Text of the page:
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An event showcasing the scientific research being undertaken by pupils in Nottingham primary and secondary schools

Each year, as part of the Nottingham Festival of Science and Curiosity, Ignite! brings together school pupils from across Nottingham and further afield to share their scientific research.


Held at the Council House in Nottingham City Centre, it's a celebration of projects in which pupils are taking the lead and being able to conduct real research outside of the curriculum. 

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35 pupils from four special schools joined the morning Symposium, showcasing the projects they had been working on with Nottingham Trent University chemistry students through a project funded by the Royal Society for Chemistry. In the afternoon, 65 pupils from six primary schools shared the projects they had been working on with architects, computer scientists, physicists and plant scientists. We were also joined by researchers from University of Nottingham and the National Education Nature Park. 

You can find the chemistry project lesson plans here


15 pupils from three special schools joined the first ever morning special school session of the Real Science in Schools Symposium. In the afternoon, 100 pupils from seven schools came together to showcase their science projects, including technological solutions to litter, inventions designed to be patented and understanding how the tongue works. Pupils were welcomed by the Festival's Chair Professor Susan Anderson and the Lord Mayor of Nottingham Councillor Wendy Smith, as well as by students from Nottingham Trent University and University of Nottingham.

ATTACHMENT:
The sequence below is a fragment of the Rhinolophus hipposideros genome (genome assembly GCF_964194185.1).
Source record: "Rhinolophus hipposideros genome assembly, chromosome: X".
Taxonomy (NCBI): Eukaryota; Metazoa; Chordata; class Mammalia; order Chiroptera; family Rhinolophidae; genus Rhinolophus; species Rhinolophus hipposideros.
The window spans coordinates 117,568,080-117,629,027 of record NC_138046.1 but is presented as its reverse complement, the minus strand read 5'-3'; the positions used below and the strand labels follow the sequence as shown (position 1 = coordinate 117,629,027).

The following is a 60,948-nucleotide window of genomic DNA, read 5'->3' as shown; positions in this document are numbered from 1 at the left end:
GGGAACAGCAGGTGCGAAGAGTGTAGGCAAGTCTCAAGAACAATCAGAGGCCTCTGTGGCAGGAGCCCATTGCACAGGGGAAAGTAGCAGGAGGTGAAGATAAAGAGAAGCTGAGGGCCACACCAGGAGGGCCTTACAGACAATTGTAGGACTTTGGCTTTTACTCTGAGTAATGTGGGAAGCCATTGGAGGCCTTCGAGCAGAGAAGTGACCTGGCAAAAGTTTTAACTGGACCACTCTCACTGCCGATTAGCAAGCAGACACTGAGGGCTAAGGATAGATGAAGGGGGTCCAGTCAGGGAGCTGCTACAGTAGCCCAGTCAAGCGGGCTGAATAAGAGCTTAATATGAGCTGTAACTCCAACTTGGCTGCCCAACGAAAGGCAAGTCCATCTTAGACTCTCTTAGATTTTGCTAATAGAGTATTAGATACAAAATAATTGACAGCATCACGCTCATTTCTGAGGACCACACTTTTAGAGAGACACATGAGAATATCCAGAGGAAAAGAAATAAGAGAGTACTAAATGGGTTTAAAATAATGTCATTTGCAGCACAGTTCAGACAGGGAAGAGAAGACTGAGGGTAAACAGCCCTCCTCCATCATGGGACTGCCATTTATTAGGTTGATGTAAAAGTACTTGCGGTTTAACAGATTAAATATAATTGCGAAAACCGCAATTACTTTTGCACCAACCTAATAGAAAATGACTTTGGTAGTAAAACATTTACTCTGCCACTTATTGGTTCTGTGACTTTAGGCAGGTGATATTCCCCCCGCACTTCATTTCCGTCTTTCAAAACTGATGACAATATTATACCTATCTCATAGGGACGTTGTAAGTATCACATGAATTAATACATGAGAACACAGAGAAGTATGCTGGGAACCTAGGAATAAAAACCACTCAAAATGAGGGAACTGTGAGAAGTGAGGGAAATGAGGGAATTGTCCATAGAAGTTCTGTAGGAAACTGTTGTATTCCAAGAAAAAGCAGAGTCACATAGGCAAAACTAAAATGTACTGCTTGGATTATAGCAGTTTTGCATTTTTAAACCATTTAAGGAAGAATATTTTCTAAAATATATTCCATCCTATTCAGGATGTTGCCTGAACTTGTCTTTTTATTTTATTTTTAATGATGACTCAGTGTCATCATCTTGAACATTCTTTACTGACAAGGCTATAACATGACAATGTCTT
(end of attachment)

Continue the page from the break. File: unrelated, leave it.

Pupils from 5 primary schools and 1 secondary school showcased their scientific research projects and investigations, and received CREST award certificates.  Pupils were joined by researchers from the city's universities for interactive demonstrations. This year, the students were joined by Robin, a humanoid robot created by the University of Nottingham's Cobot Maker Space to engage with people in social contexts, and the Sheriff of Nottingham Councillor Merlita Bryan.



Pupils from four secondary schools and eight primary schools showcased their work ranging from AI in learning environments to the spread of germs. Environmental scientist Mo Langmuir spoke about life as a research scientist and Behaviour Change Officer Sam Preston spoke about Nottingham's net zero carbon ambition. 



Groups from ten primary schools and five secondaries showcased their work and were welcomed by Director of Education for Nottingham City Council, John Dexter. Pupils also had the opportunity to meet scientists from Quotient Sciences.

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Groups from six schools showcased their work and listened to key note speeches from Director of GH Scientific, Hephzi Angela Tagoe and Director of the Institute for Research in Schools, Professor Becky Parker. Pupils also had the opportunity to meet scientists from the Nottingham Molecular Pathology Node. 

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